# Getting useful units for combinations of physical constants like on WolframAlpha?

When I need to do order of magnitude estimates, I often encounter situations where I have a mess of physical constants and difficulty putting them in sensible units.

For example, consider the combination:

$$\frac{\hbar^2}{m e}$$

Where $$\hbar$$ is the reduced Planck's constant, $$m$$ is the electron mass, and $$e$$ is the electron charge. I don't know the units of this combination a priori, but when I enter it on Wolframalpha I get really useful unit combinations (see here), and find the combination has units of $$Volt \cdot Meter^2$$.

When I put this combination into Mathematica and use

hbar = PlanckConstantReduced; m = ElectronMass; e = ElectronCharge;

UnitSimplify[(hbar ^2)/(m e)]


I get the quantity in a mess of units of Joules, Seconds, Coulombs, and Kilograms.

Is there a way to get Mathematica to suggest a list of useful units like with Wolframalpha? In other words, can we get Mathematica to give "smart" simplified unit combinations?

• I think you should use Quantity["PlanckConstantReduced"], etc. – vi pa Dec 22 '19 at 17:34
• @vipa thank you for your comment. I tried doing the same with Quantity, but it still did not give a similar output to Alpha regarding units. Instead it seemed to be trying to simplify the particular combination of constants – KF Gauss Dec 22 '19 at 17:59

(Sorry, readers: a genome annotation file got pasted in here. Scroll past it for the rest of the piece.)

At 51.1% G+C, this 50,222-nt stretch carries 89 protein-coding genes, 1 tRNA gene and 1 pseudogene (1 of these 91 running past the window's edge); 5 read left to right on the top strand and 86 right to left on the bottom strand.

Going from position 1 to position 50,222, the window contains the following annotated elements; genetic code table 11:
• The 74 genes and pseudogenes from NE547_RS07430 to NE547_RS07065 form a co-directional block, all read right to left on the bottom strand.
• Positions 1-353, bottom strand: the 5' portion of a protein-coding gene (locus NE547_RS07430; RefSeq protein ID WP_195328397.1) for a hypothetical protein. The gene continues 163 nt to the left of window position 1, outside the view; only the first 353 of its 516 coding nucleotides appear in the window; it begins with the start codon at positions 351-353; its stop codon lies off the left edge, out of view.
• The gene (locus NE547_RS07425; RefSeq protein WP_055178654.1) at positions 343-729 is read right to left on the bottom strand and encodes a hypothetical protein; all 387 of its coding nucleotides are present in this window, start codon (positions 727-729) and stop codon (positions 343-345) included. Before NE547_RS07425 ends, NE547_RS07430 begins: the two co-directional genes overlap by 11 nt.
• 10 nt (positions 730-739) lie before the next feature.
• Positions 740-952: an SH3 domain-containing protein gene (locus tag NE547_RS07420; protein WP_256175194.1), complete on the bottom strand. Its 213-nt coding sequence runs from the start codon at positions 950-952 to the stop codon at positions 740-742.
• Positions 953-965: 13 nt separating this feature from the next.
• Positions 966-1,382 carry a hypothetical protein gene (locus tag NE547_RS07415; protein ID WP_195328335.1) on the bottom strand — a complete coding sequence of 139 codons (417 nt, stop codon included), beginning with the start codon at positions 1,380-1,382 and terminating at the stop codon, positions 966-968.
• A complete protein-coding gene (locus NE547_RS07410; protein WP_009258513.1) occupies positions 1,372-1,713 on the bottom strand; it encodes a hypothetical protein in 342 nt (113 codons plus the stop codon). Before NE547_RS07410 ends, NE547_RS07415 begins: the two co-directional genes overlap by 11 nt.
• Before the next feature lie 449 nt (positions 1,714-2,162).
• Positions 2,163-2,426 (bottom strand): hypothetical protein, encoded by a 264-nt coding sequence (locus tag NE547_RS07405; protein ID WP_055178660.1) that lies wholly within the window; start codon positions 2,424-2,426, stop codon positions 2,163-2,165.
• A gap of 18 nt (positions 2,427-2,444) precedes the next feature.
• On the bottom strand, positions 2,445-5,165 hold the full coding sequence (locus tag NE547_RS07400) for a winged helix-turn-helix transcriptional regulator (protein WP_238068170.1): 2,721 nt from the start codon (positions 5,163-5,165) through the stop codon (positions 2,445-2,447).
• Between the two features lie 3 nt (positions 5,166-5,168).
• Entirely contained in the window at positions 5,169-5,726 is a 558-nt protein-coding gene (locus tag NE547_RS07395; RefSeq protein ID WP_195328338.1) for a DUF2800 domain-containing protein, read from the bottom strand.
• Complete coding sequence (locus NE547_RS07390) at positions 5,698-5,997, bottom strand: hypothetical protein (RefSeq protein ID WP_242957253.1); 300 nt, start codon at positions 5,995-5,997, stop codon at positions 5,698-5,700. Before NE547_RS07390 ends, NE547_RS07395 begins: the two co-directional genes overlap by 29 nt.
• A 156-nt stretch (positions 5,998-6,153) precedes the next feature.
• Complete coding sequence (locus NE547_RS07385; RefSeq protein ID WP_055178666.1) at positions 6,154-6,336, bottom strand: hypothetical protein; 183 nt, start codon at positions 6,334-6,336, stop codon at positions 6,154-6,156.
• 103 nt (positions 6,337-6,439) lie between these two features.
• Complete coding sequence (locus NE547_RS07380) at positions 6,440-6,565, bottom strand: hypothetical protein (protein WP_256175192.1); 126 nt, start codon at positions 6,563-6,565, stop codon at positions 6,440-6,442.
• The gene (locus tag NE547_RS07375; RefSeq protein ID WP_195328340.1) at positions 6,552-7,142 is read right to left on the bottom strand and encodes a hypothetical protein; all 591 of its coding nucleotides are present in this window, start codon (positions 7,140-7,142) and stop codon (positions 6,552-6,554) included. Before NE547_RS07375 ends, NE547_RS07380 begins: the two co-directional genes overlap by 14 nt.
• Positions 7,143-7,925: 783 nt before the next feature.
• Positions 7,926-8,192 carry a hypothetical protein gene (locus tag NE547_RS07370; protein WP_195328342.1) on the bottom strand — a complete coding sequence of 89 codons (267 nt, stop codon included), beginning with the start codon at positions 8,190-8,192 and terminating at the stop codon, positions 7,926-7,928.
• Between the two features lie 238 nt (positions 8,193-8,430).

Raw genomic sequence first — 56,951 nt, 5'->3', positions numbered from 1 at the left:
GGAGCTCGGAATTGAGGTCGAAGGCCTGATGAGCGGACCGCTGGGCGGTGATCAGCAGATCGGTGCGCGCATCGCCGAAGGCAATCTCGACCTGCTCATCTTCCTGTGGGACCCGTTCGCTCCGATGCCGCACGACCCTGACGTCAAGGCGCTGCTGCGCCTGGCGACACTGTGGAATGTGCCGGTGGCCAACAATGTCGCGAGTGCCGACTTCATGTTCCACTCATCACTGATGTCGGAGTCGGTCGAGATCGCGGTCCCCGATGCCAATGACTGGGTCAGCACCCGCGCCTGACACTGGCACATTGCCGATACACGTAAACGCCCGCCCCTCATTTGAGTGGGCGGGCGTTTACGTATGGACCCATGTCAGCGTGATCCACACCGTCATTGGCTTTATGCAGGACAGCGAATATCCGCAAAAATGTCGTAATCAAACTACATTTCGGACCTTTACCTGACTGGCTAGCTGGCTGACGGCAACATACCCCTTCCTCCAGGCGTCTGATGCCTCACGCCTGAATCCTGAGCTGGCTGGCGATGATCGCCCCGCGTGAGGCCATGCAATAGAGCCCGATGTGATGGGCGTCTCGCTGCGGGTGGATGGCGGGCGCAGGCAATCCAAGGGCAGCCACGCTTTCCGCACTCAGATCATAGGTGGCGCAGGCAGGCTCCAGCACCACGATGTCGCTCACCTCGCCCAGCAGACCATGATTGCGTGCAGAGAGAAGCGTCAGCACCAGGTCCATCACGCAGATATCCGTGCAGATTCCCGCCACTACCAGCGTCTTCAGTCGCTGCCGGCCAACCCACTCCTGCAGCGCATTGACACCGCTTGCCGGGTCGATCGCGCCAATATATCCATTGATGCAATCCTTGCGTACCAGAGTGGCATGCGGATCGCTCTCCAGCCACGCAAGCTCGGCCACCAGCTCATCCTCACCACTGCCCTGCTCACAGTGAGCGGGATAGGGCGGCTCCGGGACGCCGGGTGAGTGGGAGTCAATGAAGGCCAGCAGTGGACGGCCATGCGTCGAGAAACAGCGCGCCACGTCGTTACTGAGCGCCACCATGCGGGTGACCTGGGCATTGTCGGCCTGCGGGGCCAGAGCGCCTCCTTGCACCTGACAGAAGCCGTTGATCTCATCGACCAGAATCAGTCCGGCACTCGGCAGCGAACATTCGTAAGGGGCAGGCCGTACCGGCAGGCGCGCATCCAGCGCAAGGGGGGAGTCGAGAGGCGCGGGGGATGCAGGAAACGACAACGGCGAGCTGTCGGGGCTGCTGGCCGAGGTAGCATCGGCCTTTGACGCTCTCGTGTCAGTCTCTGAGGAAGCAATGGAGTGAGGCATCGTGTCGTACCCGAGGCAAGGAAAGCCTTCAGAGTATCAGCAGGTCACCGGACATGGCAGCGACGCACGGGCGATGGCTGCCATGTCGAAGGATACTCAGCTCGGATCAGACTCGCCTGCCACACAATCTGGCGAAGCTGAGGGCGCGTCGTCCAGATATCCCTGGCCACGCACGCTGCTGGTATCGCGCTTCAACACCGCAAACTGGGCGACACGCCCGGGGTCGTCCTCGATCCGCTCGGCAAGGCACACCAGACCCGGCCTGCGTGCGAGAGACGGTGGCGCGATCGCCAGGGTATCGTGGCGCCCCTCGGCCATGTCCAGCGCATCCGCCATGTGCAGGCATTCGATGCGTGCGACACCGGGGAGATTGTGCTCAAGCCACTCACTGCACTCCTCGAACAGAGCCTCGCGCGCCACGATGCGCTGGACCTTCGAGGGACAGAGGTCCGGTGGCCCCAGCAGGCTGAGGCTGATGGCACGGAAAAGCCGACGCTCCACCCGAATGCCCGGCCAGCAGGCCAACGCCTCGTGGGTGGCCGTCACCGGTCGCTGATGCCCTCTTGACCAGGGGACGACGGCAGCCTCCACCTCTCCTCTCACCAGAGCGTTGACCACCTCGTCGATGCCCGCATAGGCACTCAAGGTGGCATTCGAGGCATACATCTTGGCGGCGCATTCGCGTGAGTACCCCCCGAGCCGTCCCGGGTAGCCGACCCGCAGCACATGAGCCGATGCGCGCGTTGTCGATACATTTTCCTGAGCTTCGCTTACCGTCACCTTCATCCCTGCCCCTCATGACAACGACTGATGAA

• I'm sorry is Quantity["ReducedPlanckConstant"]. – vi pa Dec 22 '19 at 19:08
• UnitSimplify is supposed to do exactly what you want, but it doesn't work. Maybe file a bug report? – Roman Dec 22 '19 at 20:44

Here's an attempt at automatic unit simplification. I'll give examples first, and implementation later.

First, define some target units:

SIbase = {"Seconds", "Meters", "Kilograms", "Amperes", "Kelvins", "Moles",
SIderived = {"Newtons", "Pascals", "Joules", "Watts", "Coulombs", "Volts",
"Farads", "Ohms", "Webers", "Teslas", "Henries", "Lumens", "Lux"};
physicalconstants = {"SpeedOfLight", "PlanckConstant", "BoltzmannConstant",
"ElementaryCharge", "ElectricConstant", "MagneticConstant",
"GravitationalConstant", "JosephsonConstant"};


Express $$\hbar^2/(m e)$$ in terms of SI units:

Z = Quantity["ReducedPlanckConstant"]^2/(Quantity["ElectronMass"]*Quantity["ElectronCharge"]);
unitSimplify[Z, Join[SIbase, SIderived]]
(*    {7.61996423*10^-20 m^2 V}    *)


Express $$h/k_B^2$$ in SI units: who would have thought that the most concise way of expressing the unit is squared Kelvins per Watt?

unitSimplify[Quantity["PlanckConstant"]/Quantity["BoltzmannConstant"]^2,
Join[SIbase, SIderived]]
(*    {6626070150000000000000000/1906191661201 K^2/W}    *)


Express the speed of light in funny units: there are four equivalently simple solutions,

unitSimplify[Quantity["SpeedOfLight"],
{"Meters", "Seconds", "Hertz", "Wavenumbers"}]
(*    {299792458 m/s,
299792458 m Hz,
29979245800 per wavenumber per second,
29979245800 Hz/wavenumber}    *)


Express a meter in terms of physical constants:

unitSimplify[Quantity[1, "Meters"], physicalconstants]
(*    {2.4683*10^34 Sqrt[G] Sqrt[h]/c^(3/2)}    *)